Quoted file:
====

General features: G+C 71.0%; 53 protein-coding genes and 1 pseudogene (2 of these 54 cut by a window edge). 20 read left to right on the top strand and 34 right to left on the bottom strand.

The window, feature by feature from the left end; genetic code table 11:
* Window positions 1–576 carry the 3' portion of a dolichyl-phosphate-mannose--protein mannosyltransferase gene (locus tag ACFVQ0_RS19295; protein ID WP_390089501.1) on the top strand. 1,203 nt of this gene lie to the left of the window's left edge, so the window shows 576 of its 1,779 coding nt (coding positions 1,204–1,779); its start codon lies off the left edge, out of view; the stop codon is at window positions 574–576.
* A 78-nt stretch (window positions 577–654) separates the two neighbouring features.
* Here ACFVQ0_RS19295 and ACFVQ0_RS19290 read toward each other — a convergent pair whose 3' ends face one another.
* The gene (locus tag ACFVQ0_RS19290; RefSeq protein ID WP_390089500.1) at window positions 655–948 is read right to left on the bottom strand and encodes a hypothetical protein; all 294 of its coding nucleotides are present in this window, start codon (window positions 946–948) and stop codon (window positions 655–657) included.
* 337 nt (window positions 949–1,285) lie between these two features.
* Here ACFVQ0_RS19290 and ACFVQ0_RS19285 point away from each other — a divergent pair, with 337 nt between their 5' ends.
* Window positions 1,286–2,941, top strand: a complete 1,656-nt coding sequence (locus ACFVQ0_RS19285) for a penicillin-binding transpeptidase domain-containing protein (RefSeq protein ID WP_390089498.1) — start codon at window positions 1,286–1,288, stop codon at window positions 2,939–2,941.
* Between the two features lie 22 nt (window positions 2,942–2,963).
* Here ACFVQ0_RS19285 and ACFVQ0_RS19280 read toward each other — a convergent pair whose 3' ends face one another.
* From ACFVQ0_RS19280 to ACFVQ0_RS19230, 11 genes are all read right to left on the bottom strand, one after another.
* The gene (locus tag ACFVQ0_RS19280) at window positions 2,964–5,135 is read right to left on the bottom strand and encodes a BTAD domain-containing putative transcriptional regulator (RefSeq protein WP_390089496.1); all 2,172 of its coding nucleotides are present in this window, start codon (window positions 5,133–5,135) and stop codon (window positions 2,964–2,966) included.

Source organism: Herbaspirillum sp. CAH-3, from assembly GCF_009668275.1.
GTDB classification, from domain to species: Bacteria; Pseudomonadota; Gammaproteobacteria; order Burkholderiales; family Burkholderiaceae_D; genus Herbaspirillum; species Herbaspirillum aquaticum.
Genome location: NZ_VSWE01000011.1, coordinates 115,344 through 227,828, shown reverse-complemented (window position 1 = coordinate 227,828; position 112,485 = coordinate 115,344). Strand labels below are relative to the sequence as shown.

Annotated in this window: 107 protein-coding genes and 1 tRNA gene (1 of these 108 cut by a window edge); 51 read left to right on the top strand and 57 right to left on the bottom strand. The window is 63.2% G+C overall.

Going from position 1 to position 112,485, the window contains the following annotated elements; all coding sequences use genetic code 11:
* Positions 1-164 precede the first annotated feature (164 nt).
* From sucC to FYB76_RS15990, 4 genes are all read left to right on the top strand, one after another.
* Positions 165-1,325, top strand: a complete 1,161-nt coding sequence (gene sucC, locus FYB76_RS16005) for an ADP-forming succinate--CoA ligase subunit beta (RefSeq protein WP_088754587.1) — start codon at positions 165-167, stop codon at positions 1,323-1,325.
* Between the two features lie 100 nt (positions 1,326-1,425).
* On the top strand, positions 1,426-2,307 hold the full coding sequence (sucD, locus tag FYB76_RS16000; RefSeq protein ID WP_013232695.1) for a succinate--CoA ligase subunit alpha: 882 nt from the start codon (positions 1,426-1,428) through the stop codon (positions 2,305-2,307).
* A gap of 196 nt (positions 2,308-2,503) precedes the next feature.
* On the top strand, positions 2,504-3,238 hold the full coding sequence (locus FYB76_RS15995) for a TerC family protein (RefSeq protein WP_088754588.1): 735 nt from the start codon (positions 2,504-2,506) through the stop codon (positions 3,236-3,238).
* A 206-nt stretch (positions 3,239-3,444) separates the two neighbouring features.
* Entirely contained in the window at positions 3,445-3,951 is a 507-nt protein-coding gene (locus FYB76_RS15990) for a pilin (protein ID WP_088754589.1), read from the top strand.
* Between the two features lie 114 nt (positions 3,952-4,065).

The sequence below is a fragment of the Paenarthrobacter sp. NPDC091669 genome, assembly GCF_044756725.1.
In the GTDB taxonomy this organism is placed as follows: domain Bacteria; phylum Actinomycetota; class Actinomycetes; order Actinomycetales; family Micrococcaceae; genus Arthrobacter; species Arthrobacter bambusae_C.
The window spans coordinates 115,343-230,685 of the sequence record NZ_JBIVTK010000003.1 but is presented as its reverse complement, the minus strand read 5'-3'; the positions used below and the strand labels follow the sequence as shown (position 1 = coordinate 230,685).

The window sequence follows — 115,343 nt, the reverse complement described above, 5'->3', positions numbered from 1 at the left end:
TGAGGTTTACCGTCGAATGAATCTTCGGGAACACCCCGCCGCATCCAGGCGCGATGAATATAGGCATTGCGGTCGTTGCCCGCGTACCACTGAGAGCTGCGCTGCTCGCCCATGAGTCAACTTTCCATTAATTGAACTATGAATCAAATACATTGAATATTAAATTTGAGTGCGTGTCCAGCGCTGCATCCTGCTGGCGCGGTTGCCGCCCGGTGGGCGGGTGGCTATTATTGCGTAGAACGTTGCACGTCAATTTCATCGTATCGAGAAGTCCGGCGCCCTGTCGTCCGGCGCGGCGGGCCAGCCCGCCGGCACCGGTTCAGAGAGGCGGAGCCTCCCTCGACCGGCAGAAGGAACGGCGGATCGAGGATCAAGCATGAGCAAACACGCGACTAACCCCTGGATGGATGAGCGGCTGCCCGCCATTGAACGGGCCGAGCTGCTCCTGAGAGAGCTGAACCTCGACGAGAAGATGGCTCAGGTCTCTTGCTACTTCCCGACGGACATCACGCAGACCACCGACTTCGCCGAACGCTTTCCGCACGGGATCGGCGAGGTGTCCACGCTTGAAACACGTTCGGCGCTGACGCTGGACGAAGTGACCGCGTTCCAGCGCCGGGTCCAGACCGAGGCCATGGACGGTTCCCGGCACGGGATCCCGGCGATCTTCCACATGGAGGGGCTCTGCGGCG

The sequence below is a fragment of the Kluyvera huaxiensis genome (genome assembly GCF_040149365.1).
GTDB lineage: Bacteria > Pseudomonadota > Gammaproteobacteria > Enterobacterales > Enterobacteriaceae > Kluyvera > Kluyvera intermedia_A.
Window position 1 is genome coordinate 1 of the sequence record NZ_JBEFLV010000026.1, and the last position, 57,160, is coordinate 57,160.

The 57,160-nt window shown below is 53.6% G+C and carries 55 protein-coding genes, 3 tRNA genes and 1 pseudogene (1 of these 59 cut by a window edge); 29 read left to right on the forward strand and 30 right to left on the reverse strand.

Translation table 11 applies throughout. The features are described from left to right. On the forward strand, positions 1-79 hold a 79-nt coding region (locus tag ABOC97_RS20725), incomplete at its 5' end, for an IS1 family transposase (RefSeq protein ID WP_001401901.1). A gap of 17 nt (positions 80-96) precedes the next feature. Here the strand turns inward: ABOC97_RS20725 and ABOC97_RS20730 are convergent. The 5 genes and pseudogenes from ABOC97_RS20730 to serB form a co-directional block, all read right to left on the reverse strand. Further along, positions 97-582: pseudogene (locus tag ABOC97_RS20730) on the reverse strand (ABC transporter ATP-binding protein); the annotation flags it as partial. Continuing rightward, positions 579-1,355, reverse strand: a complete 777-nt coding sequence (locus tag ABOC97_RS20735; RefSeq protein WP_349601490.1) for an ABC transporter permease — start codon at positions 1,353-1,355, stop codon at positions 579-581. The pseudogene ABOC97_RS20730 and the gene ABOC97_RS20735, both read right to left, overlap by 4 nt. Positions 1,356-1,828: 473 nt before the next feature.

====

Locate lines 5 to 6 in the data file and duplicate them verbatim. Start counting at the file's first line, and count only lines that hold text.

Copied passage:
* Here ACFVQ0_RS19295 and ACFVQ0_RS19290 read toward each other — a convergent pair whose 3' ends face one another.
* The gene (locus tag ACFVQ0_RS19290; RefSeq protein ID WP_390089500.1) at window positions 655–948 is read right to left on the bottom strand and encodes a hypothetical protein; all 294 of its coding nucleotides are present in this window, start codon (window positions 946–948) and stop codon (window positions 655–657) included.